hawsehole


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hawse·hole

 (hôz′hōl′)
n.
An opening in the bow of a ship through which a cable or hawser is passed.

hawsehole

(ˈhɔːzˌhəʊl)
n
(Nautical Terms) nautical one of the holes in the upper part of the bows of a vessel through which the anchor ropes pass. Often shortened to: hawse

hawse•hole

(ˈhɔzˌhoʊl, ˈhɔs-)

n.
a hole in the stem or bow of a vessel for an anchor cable.
[1655–65]
ThesaurusAntonymsRelated WordsSynonymsLegend:
Noun1.hawsehole - the hole that an anchor rope passes throughhawsehole - the hole that an anchor rope passes through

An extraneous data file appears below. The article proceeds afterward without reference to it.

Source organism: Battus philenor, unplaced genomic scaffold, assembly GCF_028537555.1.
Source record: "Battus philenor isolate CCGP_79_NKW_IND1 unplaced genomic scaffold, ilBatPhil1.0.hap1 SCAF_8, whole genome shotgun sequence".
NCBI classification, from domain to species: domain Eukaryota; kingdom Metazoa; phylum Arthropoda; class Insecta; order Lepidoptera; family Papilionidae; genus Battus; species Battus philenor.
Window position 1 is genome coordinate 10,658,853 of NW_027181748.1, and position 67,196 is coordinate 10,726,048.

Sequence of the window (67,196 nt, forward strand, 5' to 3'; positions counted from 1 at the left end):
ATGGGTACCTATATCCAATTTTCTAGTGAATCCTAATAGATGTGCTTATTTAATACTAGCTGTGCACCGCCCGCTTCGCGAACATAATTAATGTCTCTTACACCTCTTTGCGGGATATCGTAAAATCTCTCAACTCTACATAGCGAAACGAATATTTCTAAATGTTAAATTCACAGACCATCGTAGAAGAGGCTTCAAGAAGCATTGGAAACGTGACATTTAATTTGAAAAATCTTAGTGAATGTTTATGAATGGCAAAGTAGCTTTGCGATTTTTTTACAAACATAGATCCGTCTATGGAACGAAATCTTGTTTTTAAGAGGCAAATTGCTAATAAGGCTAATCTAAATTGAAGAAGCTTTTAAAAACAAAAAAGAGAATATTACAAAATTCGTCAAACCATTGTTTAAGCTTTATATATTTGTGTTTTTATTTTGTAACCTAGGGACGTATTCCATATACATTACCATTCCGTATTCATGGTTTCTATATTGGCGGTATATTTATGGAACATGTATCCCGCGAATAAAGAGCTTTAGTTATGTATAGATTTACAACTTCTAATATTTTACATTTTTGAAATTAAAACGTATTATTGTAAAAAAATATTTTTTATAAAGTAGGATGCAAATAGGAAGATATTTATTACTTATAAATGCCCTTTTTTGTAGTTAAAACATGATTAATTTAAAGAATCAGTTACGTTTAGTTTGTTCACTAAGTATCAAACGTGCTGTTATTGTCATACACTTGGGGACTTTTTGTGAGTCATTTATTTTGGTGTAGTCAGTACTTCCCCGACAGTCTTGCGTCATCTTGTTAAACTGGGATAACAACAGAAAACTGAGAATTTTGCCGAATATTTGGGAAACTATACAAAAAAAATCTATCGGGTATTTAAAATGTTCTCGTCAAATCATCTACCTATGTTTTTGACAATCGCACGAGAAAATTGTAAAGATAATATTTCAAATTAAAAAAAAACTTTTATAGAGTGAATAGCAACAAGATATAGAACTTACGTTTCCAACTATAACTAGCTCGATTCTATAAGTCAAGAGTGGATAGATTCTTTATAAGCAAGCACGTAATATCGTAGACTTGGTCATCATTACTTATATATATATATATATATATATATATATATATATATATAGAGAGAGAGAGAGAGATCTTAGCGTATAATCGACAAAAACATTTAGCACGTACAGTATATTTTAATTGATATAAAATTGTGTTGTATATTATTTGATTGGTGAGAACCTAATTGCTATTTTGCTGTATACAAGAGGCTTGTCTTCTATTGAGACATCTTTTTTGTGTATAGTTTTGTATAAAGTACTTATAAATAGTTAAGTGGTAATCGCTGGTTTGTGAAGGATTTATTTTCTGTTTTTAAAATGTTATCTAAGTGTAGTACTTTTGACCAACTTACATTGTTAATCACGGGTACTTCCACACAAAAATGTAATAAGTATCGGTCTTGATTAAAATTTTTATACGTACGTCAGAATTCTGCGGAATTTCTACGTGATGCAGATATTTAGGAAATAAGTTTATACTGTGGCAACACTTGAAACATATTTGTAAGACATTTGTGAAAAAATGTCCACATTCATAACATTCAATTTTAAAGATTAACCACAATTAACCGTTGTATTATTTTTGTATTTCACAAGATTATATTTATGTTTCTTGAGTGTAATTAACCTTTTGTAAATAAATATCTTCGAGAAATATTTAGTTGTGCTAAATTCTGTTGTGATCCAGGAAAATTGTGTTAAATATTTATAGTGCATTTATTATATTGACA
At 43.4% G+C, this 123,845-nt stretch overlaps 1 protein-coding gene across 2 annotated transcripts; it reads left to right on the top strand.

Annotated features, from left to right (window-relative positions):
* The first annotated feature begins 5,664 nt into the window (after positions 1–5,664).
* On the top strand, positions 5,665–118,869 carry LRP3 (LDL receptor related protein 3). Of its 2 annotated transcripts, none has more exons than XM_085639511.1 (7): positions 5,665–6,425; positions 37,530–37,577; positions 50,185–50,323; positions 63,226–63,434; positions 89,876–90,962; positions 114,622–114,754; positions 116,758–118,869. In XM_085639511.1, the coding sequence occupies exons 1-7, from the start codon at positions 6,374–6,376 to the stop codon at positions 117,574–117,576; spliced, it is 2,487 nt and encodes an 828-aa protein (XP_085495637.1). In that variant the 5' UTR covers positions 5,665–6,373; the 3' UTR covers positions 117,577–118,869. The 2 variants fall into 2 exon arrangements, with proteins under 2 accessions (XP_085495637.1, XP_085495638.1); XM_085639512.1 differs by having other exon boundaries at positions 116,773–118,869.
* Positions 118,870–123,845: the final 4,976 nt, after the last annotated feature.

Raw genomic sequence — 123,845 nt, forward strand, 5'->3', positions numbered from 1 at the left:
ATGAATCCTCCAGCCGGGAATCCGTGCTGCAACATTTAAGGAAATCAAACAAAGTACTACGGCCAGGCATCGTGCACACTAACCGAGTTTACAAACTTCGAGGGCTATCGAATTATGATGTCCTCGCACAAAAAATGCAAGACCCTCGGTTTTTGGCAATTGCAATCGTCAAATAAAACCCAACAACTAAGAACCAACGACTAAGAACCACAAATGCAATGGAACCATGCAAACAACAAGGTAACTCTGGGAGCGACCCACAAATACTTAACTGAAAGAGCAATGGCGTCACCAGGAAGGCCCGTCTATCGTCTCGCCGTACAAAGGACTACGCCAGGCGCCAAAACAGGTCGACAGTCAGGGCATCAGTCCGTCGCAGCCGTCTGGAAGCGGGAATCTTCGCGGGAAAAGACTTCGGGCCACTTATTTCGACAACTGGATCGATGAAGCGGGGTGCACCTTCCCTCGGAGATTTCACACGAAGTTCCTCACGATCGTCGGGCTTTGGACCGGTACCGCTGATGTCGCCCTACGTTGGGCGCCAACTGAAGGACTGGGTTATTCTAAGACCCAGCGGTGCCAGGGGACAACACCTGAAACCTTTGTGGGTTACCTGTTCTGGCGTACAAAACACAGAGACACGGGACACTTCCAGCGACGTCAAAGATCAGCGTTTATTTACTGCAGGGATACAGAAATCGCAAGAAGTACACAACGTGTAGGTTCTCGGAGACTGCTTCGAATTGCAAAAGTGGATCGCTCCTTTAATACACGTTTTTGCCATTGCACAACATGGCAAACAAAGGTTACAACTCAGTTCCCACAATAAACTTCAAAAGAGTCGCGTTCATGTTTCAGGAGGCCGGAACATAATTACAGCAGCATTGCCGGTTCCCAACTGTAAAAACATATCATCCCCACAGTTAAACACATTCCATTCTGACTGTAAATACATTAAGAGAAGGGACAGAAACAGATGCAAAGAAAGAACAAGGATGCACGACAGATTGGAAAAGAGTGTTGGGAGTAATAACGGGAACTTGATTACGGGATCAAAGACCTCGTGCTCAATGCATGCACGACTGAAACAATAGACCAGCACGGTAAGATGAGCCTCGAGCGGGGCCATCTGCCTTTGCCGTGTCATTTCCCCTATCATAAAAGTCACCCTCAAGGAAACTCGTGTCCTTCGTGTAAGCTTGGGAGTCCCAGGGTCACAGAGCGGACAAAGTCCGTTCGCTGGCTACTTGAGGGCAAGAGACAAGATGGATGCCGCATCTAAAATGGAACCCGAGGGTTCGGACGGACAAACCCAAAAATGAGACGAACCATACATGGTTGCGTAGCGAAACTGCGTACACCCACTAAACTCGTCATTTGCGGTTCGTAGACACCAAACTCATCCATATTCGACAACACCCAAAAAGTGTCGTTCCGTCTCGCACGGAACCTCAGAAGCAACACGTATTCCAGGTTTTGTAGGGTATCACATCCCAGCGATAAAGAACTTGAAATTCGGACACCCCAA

hole - an opening deliberately made in or through something
Translations
silmäke
klys
References in periodicals archive ?
and all the forward part of her was under water; the sea pouring in through the bow-ports and hawsehole and over the knight-heads, threatening to wash everything overboard.
Delano has moments of seeming fluency, to be sure: he successfully interprets the "baked" lips of the slaves as evidence of the ship's lack of water (49); he even reads the person of Captain Benito Cereno with close-grained scrutiny: "Eyeing Don Benito's small, yellow hands, he easily inferred that the young captain had not got into command at the hawsehole, but the cabin-window" (58, emphasis added).
Women's figures, buxom and of proud bearing, stand amid flowers that circled the hawsehole of the ship.